In the case of the gravitational and spring force it was easy to reason that they had to be conservative. It is also easy to see that the friction force is not conservative: if you take a longer path, you need to do more net work against friction, which you can moreover never recover as mechanical energy. For more complicated systems, especially in three dimensions, it may not be so easy to see whether a force is conservative. Fortunately, there is an easy test you can perform: if the curl of a force is zero everywhere, it will be a conservative force, or expressed mathematically:

Is is straightforward to show that if a force is conservative, its curl must vanish: a conservative force can be written as the gradient of some scalar function \(U(\bm{x})\), and \(\bm{\nabla} \times \bm{\nabla} U(\bm{x}) = 0\) for any function \(U(\bm{x})\), as you can easily check for yourself. The proof the other way around is more complicated, and can be found in advanced mechanics textbooks.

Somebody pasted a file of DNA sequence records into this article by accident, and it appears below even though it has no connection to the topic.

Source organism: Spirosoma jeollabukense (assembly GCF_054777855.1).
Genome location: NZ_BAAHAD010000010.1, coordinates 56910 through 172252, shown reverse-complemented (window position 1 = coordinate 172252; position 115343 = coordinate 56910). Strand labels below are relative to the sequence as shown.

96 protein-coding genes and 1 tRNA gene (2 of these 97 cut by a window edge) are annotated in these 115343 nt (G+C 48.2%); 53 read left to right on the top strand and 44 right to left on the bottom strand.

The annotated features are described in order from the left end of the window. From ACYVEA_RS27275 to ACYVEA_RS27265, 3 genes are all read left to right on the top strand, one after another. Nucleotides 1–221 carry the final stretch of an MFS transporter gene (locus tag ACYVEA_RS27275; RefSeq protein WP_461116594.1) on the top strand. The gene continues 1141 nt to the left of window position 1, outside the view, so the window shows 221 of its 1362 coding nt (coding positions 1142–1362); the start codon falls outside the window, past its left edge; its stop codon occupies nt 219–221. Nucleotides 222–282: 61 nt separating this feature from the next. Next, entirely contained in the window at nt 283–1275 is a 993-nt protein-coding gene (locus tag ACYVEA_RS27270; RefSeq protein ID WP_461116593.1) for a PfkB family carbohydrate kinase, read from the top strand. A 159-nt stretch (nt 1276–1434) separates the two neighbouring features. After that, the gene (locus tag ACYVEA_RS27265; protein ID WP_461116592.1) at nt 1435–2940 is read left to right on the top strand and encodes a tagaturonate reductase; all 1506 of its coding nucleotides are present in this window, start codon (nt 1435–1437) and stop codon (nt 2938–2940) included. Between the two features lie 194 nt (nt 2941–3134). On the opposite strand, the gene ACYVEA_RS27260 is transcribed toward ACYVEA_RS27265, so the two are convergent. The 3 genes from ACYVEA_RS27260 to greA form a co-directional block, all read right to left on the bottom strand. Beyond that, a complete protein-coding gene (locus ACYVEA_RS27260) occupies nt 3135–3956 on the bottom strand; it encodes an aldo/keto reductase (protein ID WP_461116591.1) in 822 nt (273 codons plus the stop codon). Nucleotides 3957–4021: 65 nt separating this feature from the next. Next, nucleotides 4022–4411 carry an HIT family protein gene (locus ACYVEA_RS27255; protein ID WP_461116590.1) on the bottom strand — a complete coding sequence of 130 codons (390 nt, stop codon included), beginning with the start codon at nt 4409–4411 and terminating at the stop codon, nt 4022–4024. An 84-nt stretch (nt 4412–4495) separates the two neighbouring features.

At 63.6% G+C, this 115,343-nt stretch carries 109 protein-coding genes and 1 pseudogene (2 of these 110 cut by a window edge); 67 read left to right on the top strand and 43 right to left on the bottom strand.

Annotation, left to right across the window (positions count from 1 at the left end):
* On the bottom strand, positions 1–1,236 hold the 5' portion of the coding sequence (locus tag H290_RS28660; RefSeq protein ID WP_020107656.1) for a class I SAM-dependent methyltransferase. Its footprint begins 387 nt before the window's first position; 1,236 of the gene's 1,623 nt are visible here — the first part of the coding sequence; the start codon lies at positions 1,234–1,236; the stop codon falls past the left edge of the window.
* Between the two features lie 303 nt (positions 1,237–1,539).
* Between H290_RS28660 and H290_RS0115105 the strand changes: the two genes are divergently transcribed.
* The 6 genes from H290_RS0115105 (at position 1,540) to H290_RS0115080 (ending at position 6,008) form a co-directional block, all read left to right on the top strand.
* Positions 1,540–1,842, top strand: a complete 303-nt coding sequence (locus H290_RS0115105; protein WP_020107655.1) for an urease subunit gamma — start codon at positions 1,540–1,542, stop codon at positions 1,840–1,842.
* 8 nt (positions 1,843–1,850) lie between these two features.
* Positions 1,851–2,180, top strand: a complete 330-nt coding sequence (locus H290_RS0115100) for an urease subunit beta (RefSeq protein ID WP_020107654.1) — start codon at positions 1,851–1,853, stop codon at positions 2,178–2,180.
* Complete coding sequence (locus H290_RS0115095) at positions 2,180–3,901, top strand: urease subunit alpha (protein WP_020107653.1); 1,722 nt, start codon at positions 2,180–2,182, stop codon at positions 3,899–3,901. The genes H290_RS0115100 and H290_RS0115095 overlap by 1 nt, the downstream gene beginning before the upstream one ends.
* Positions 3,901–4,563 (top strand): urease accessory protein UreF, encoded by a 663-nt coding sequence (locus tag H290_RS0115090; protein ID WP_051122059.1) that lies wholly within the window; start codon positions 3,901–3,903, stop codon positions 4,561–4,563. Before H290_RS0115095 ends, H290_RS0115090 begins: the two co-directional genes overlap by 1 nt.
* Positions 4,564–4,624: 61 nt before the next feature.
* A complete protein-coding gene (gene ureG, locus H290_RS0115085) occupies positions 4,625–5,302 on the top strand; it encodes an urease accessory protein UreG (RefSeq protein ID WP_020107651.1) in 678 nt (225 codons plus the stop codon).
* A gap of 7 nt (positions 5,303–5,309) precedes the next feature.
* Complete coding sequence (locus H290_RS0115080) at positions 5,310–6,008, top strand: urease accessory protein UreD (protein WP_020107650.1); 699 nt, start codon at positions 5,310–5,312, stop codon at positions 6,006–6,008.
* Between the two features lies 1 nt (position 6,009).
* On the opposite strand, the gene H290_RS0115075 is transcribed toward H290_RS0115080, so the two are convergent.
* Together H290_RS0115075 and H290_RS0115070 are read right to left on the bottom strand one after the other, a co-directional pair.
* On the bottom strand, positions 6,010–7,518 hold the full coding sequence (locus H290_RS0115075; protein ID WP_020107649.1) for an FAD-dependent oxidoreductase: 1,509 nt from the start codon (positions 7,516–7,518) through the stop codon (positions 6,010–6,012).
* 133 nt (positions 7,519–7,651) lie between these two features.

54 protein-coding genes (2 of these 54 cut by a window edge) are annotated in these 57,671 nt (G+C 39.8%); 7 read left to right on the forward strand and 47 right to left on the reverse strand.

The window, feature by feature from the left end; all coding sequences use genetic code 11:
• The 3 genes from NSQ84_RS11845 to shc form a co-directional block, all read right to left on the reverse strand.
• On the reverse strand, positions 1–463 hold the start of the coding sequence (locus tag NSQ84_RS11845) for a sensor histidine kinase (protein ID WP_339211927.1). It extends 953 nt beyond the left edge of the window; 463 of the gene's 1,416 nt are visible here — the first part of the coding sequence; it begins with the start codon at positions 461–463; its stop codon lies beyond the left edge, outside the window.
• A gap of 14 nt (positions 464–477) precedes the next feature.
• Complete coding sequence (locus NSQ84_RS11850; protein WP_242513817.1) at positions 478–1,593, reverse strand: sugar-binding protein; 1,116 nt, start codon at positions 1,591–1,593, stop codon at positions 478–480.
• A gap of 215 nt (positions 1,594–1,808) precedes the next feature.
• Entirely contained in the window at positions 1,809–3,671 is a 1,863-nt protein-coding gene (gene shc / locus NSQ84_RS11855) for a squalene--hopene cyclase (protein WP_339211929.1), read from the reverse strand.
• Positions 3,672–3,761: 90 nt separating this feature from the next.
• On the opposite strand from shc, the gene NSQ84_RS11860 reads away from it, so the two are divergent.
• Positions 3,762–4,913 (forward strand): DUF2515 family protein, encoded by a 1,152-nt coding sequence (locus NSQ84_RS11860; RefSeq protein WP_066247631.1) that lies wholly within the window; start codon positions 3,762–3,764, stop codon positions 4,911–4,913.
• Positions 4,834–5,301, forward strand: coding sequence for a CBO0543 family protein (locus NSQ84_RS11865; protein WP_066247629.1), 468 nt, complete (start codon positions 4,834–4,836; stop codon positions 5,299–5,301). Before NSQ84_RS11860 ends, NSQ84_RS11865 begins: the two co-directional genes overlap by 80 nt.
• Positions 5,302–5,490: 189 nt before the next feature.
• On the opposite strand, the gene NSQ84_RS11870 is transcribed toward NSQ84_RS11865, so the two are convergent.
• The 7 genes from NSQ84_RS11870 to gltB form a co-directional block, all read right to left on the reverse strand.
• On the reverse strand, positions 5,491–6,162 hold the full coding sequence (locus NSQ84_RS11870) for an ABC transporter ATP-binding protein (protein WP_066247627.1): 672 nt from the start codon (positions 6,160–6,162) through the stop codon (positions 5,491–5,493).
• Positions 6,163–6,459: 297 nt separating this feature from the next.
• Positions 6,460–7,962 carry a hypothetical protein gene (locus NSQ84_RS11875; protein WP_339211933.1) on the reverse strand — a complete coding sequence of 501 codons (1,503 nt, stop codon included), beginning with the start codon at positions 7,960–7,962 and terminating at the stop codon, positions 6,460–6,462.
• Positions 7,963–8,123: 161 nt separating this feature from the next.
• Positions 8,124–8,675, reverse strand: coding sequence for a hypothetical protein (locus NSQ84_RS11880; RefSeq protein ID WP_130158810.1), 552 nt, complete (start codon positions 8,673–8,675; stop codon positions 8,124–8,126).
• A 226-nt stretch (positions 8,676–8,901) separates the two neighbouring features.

## 3.4. Conservation of energy#

Work, kinetic energy and potential energy are all quantities with the same dimension - so we can do arithmetic with them. One particularly useful quantity is the *total energy* \(E\) of a system, which is simply the sum of the kinetic and potential energy:

(Law of conservation of energy)

If all forces in a system are conservative, the total energy in that system is conserved.

Proof. For simplicity, we’ll look at the 1D case (3D goes analogously). Conserved means not changing in time, so in order to prove the statement, we only need to calculate the time derivative of \(E\) and check that it is always zero.

Conservation of energy means that the total energy of a system cannot change, but of course the potential and kinetic energy can - and by conservation of total energy we know that they get converted directly into one another. Exploiting this fact will allow us to analyze and easily solve many problems in classical mechanics - this conservation law is an immensely useful tool.

Note that conservation of energy is not the same as the work-energy theorem of Section 3.2. For the total energy to be conserved, all forces need to be conservative. In the work-energy theorem, this is not the case. You can therefore calculate changes in kinetic energy due to the work done by non-conservative forces using the latter.

## 3.5. Energy landscapes#